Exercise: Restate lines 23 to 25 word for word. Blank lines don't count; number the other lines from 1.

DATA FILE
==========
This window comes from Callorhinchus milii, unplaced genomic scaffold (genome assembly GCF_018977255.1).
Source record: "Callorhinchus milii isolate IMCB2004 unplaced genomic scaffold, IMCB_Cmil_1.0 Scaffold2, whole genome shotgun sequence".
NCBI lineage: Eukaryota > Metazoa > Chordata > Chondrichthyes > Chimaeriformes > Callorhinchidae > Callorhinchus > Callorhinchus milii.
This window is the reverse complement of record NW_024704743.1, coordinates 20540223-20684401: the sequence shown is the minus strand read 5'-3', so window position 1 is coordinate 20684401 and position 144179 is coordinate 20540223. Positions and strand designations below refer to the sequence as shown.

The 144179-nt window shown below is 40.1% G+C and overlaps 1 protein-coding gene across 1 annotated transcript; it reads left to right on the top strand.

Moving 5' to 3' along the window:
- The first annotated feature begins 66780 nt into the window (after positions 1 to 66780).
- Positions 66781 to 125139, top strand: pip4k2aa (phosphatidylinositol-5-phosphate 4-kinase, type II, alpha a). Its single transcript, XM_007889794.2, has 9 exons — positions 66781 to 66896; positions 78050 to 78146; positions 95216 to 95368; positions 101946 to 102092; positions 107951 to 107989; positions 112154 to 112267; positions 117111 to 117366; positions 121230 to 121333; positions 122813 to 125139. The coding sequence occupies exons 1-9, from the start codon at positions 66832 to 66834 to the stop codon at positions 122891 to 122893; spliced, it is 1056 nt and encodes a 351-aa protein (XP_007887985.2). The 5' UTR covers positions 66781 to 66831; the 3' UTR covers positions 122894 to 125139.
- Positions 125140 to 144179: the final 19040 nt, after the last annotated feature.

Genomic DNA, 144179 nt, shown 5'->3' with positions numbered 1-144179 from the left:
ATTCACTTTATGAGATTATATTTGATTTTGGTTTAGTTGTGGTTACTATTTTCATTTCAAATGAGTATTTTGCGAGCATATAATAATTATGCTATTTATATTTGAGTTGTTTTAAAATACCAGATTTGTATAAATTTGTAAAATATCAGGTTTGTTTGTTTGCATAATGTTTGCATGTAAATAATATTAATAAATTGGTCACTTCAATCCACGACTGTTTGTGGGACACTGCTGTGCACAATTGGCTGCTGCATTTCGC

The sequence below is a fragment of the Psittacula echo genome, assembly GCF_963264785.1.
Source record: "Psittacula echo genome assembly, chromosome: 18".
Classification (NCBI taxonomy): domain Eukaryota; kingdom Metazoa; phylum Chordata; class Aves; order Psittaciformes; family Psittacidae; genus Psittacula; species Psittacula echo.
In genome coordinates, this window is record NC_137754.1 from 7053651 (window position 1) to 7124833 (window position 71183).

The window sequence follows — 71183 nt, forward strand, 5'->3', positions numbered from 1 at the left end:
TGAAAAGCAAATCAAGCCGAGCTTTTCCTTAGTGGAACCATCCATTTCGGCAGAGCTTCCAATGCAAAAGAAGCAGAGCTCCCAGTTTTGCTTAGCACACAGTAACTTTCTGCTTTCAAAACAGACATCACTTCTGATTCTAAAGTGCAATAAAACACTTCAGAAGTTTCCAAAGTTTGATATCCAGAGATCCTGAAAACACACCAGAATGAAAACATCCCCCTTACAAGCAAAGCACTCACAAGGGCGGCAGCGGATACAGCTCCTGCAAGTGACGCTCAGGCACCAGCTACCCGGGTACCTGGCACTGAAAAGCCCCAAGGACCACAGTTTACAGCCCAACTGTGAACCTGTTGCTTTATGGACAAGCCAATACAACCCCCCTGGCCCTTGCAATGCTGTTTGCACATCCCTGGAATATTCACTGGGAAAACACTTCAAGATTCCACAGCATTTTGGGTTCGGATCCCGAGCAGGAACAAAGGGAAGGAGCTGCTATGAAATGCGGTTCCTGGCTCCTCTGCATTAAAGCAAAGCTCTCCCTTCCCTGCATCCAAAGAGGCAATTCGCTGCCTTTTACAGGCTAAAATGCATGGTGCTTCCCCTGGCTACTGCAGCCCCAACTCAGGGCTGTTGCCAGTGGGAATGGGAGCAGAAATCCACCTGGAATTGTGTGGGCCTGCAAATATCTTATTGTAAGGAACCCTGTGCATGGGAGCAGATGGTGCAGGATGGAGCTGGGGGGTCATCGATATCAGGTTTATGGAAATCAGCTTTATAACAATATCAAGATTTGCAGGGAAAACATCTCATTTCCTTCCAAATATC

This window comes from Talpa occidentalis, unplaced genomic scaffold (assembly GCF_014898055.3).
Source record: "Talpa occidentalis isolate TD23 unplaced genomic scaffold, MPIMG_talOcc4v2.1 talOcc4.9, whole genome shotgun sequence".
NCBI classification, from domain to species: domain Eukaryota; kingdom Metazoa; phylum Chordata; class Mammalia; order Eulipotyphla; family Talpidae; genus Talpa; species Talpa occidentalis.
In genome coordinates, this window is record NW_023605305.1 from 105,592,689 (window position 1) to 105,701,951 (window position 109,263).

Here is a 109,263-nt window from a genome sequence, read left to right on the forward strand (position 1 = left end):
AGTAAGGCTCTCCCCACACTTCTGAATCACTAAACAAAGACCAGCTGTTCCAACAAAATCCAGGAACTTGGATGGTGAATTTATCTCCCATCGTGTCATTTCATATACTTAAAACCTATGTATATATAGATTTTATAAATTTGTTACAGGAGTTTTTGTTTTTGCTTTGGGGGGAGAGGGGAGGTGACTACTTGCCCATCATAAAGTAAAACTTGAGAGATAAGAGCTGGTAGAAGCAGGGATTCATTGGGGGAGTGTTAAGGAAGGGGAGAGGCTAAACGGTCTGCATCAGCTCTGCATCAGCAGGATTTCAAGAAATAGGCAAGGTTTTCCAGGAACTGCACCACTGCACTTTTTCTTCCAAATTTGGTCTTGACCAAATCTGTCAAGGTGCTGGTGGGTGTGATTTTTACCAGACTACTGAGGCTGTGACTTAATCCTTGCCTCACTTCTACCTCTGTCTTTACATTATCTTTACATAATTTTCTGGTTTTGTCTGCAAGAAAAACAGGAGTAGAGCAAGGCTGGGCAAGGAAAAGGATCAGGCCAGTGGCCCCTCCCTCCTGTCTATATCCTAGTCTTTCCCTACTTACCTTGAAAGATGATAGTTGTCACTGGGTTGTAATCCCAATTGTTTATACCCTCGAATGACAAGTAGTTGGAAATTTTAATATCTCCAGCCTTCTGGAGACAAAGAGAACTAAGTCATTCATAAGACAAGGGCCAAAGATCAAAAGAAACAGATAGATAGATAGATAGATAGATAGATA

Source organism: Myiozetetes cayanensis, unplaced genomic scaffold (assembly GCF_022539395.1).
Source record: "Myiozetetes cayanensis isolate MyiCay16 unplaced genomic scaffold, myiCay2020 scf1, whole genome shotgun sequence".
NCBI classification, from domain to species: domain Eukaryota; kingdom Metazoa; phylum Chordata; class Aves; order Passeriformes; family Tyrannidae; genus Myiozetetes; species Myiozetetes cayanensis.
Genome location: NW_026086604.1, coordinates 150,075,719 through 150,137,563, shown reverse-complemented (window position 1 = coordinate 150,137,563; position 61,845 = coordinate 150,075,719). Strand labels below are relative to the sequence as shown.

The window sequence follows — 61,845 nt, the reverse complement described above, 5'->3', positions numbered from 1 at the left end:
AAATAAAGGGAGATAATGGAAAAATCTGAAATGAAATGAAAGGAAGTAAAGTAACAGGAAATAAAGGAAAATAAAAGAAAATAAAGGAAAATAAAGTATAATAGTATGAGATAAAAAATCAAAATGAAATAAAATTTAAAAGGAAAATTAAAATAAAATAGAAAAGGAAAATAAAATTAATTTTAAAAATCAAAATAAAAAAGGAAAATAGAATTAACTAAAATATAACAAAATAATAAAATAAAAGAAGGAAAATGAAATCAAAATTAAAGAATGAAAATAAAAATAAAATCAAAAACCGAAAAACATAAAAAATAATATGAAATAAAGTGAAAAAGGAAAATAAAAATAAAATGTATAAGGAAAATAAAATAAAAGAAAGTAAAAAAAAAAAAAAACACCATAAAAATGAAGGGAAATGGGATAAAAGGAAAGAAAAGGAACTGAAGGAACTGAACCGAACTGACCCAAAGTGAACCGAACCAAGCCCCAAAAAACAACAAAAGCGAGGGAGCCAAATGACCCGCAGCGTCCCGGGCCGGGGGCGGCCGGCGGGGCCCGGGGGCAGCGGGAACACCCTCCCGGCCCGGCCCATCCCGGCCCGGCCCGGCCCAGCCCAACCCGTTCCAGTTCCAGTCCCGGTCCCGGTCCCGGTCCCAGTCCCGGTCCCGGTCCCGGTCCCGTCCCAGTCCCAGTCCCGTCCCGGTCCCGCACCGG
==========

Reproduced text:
AGTAAGGCTCTCCCCACACTTCTGAATCACTAAACAAAGACCAGCTGTTCCAACAAAATCCAGGAACTTGGATGGTGAATTTATCTCCCATCGTGTCATTTCATATACTTAAAACCTATGTATATATAGATTTTATAAATTTGTTACAGGAGTTTTTGTTTTTGCTTTGGGGGGAGAGGGGAGGTGACTACTTGCCCATCATAAAGTAAAACTTGAGAGATAAGAGCTGGTAGAAGCAGGGATTCATTGGGGGAGTGTTAAGGAAGGGGAGAGGCTAAACGGTCTGCATCAGCTCTGCATCAGCAGGATTTCAAGAAATAGGCAAGGTTTTCCAGGAACTGCACCACTGCACTTTTTCTTCCAAATTTGGTCTTGACCAAATCTGTCAAGGTGCTGGTGGGTGTGATTTTTACCAGACTACTGAGGCTGTGACTTAATCCTTGCCTCACTTCTACCTCTGTCTTTACATTATCTTTACATAATTTTCTGGTTTTGTCTGCAAGAAAAACAGGAGTAGAGCAAGGCTGGGCAAGGAAAAGGATCAGGCCAGTGGCCCCTCCCTCCTGTCTATATCCTAGTCTTTCCCTACTTACCTTGAAAGATGATAGTTGTCACTGGGTTGTAATCCCAATTGTTTATACCCTCGAATGACAAGTAGTTGGAAATTTTAATATCTCCAGCCTTCTGGAGACAAAGAGAACTAAGTCATTCATAAGACAAGGGCCAAAGATCAAAAGAAACAGATAGATAGATAGATAGATAGATAGATA

Source organism: Myiozetetes cayanensis, unplaced genomic scaffold (assembly GCF_022539395.1).
Source record: "Myiozetetes cayanensis isolate MyiCay16 unplaced genomic scaffold, myiCay2020 scf1, whole genome shotgun sequence".